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Federal Appeals Panel Rules Manhattan DA Can See Trump's Tax Returns

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Federal Appeals Panel Rules Manhattan DA Can See Trump's Tax Returns

2020-10-07 22:56:59

By Laura Tucker, Staff writer; Image: Donald Trump (Image source: Screenshot)

It's a new month, and this means new drama regarding Donald Trump's tax returns. He's wrapped up in multiple court battles trying to force him to hand them over. He's been fighting the subpoena to release them for four years. On Wednesday, a federal appeals panel unanimously ruled that he must give them up to the Manhattan district attorney.

The three-judge panel in New York didn't agree with Trump's arguments that the subpoena was too broad and was political harassment from the Democratic district attorney, Cyrus Vance Jr.

"Grand juries must necessarily paint with a broad brush," wrote the panel.

"None of the president's allegations, taken together or separately, are sufficient to raise a plausible inference that the subpoena was issued out of malice or an intent to harass," the judges wrote.

It's expected that Trump will appeal the decision to the Supreme Court. It's already been there once before and lost.

Vance has said his office will not enforce the subpoena for 12 days. In return, Trump's legal team must agree to act quickly.

Trump's attorney, Jay Sekulow, didn't comment on the ruling but indicated they would be asking the Supreme court for an order to delay enforcement until it decides whether it will hear the case.

Vance's office first subpoenaed eight years of the tax returns and other financial records from Trump's accounting firm, Mazars, USA, in August 2019. The request is part of an investigation looking into Trump and his business.

The scope of the investigation has not been revealed because of grand jury secrecy, but it's been suggested they are looking for tax and insurance fraud and falsification of business records. It does stem in part from hush payments to two women claiming to have had affairs with him. The payments were allegedly made before he was elected. His former attorney, Michael Cohen, admitted to being involved in the scheme to pay the women and is doing jail time via home confinement.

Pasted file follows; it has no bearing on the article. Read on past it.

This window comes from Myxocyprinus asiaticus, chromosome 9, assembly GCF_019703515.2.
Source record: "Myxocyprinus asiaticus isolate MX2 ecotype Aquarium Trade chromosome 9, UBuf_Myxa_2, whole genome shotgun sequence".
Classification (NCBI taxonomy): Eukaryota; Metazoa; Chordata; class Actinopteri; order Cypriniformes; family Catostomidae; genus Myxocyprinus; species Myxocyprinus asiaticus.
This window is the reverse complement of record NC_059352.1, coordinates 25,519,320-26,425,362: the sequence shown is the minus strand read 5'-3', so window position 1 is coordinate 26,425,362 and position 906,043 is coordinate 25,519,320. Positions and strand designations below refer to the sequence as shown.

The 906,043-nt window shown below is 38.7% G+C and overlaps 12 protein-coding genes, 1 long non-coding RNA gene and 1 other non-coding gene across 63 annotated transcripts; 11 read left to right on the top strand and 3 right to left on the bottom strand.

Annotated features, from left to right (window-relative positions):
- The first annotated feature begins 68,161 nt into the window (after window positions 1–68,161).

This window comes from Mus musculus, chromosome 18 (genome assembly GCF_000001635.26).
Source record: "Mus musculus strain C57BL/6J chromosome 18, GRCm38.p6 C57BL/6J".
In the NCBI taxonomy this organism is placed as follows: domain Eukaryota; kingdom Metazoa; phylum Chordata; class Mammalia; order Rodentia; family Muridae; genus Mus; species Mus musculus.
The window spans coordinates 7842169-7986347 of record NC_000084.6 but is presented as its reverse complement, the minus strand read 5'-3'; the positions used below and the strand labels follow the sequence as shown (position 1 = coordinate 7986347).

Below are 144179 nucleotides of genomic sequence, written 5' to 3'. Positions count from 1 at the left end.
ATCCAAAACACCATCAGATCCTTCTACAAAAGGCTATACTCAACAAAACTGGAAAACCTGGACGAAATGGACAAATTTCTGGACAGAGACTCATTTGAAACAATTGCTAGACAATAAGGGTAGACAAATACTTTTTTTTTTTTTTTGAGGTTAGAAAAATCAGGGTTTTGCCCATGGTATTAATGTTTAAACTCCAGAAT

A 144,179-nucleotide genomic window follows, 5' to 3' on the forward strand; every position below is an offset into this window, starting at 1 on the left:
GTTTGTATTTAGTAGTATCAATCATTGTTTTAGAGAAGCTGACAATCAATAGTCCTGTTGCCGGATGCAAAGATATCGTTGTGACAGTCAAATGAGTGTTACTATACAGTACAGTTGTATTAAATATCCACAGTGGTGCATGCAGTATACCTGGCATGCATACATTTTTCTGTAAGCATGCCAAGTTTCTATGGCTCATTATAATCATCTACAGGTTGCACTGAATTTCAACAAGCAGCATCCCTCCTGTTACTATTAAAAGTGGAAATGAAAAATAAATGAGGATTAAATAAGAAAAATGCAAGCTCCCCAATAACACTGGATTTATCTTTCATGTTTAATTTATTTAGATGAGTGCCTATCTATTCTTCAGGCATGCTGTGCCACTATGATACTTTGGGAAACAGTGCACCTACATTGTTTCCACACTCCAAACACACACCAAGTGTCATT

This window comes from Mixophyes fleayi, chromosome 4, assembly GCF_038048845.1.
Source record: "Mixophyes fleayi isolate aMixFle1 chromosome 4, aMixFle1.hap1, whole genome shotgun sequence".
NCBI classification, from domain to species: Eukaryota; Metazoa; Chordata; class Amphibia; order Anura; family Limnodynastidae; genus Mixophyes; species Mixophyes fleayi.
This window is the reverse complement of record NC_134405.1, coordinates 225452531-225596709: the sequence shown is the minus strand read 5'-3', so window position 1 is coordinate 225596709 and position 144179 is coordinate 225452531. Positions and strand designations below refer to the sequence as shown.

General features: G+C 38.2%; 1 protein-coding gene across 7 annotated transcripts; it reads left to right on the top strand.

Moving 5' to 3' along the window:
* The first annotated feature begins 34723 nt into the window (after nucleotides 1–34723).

Trump's legal team has argued that the scope of the subpoena is too wide, but the judges disagreed.

"The president's bare assertion that the scope of the grand jury's investigation is limited only to certain payments made by Michael Cohen in 2016 amounts to nothing more than implausible speculation," said the president's attorneys.

"Without the benefit of this linchpin assumption, all other allegations of overbreadth," they continued," fall short."

Trump's first argument against releasing the tax returns was that he is immune from criminal investigation as a sitting president. In July the Supreme Court justices rejected this claim but said he could challenge on other grounds.

Yet, after losing again in the lower court two months ago, he appealed to the U.S. Court of Appeals for the Second Circuit. The three judges on the panel were appointed by former President Bill Clinton and former President Barack Obama.

It's not clear whether the legal situation will be cleared up before Election Day. Vance's office accused Trump's legal team of using delay tactics so they could use the statute of limitations once it expires on possible crimes.

Sekulow contends, "Our strategy seeks due process." 

Last month The New York Times revealed its findings of an investigation into Trump's returns. It determined he paid just $750 the year he was elected and his first year in office. In 10 of the 15 years before that, he paid zero taxes.

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